In the early 20th century, efficiency became the focus of our industrializing society. Trying to find a way to do things faster and better quickly became the language of our country and affected every industry, including education. We are still striving to find the “one best way” to accomplish the task of education.

For me, the quest of “the one best way” is part of my family lore. My great-grandparents, Frank and Lillian Gilbreth, were efficiency experts. Finding the best way to accomplish a task, from taking a shower to cooking a meal, has always been part of the family conversation. Consider this anecdote about my great-grandfather, Frank:

Frank B. Gilbreth, the engineer who conceived the “Motion Study” Principles (techniques for manual productivity improvement) was met at the dock in London, England, by a friend, in 1911 … At the British-Japanese Exposition, he had observed Japanese girls, in their brilliant kimonos, wrapping cans of shoe polish in colorful wrappers. Their fingers were said to be flying like hummingbird wings. Crowds were standing by to watch their performance. The demonstration was to help the sales of Japanese shoe polish.

The friend, knowing Gilbreth’s zeal for applying his productivity-improving principles, took him from the dock, directly to the Exposition Hall, even before letting him register at his hotel. Casually walking and talking with his friend, Gilbreth stopped to view the shoe polish wrapping demonstration. The friend was anxious to see what Gilbreth would do. Gilbreth watched for a few moments, then simply said, “They are really skilled, but they could produce more.” He timed the fastest girl and without hesitation, ascended the platform. He found she was being paid on a piecework basis and said, “I’m going to tell you how to earn more money, but you must follow my instructions.” He changed the location of her supplies and showed her how to wrap and set aside more efficiently. He timed her again after several cycles. When he rejoined his friend he said, “When she gets the hang of it she’ll be making twice her former earnings.”

Improvements and Efficiency Models

As educational institutions, we often try to follow a path of improvement that looks like the efficiency models of my great-grandparents: watch the current practices and look for ways to fine-tune the system. But what if the system isn’t effective to begin with? What if our finely honed systems aren’t producing what we really desire? We often know “what” we want to produce. Christian schools often have some of the most elaborate and aspirational mission statements. But do we really know how to get there? Is what we are doing in the classroom really connected to those mission statements—or are we just learning to wrap the shoe polish faster?

Revolution of Change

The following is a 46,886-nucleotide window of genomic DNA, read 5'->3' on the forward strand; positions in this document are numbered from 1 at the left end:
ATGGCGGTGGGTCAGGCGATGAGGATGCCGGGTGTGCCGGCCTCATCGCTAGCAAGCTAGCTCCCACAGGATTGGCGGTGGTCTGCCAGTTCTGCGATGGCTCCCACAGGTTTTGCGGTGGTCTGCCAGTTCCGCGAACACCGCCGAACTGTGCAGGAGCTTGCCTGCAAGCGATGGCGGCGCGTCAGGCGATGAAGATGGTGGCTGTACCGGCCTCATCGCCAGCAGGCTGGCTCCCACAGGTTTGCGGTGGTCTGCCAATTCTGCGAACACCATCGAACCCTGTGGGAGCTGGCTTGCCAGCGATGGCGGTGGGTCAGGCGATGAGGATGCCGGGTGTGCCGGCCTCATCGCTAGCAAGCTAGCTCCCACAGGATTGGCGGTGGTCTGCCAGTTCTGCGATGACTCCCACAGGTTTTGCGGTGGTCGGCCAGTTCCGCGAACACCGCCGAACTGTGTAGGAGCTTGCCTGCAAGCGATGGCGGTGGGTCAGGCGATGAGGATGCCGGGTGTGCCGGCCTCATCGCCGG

Christian school outcomes

In education, this pandemic season has only emphasized the fact that we are in a revolution of change. For Christian education, it is more important than ever that we are driven and focused on our mission, and that our daily practices are producing the desired result. Steven F. Butler’s new book, Moving Learning Forward in Christian Schools: A Practical Guide for a Missioned-Focused Curriculum, delivers a “how” that even small schools with fewer resources can embrace. Working with the “Understanding by Design” model formulated by Jay McTighe and the late Grant Wiggins, Butler’s book helps quantify the practices that can help a Christian school align their learning and teaching practices to their mission.

As a case study in Butler’s work, our small school had the opportunity to begin with the end in mind: we started with mission and outcomes, and we are continuing to incrementally redesign what we do in the classroom. Developing our capacity for systemic thinking and making a case for every program and practice is revitalizing our school and helping us focus our efforts. As Butler states, “Because the backward design process is foreign to many Christian school educators, this process is awkward and challenging at first. Thinking in this manner takes time to develop but yields many positive benefits for students’ understanding and ability to transfer what they have learned. Additionally, teachers find greater satisfaction with their teaching, as it is very engaging for them and appeals to their interest in developing the whole student rather than just preparing students to pass the standardized assessments” (58).

Looking Backward From the End Goal

While so many schools are trying to figure out how to “wrap the shoe polish more efficiently,” the aim of Butler’s book is to get our schools to reconsider the effectiveness and mission-connectedness of our entire learning process. The idea that we should all be efficiency experts replicating a “one best way” negates the subtle differences in our schools and communities. As Butler’s work attests, to move forward, we may have to become more proficient at looking backward from the end goal.

[Editor’s Note: This blog is the final installment in a “Summer Reading List” series, which spotlights three new books for Christian school educators to consider for their personal summer booklist.]

About the Author

Erin HartErin Hart is the superintendent of Three Rivers Christian School in Longview, Washington. She has an MA in educational leadership from Concordia University and a BA in writing and communications from Evergreen State College. She also holds a degree in the culinary arts and was a former pastry chef. She is currently working on her Ph.D. in organizational leadership at Columbia International University. Her great joy is watching students and staff discover who God made them to be. She can be reached via email at

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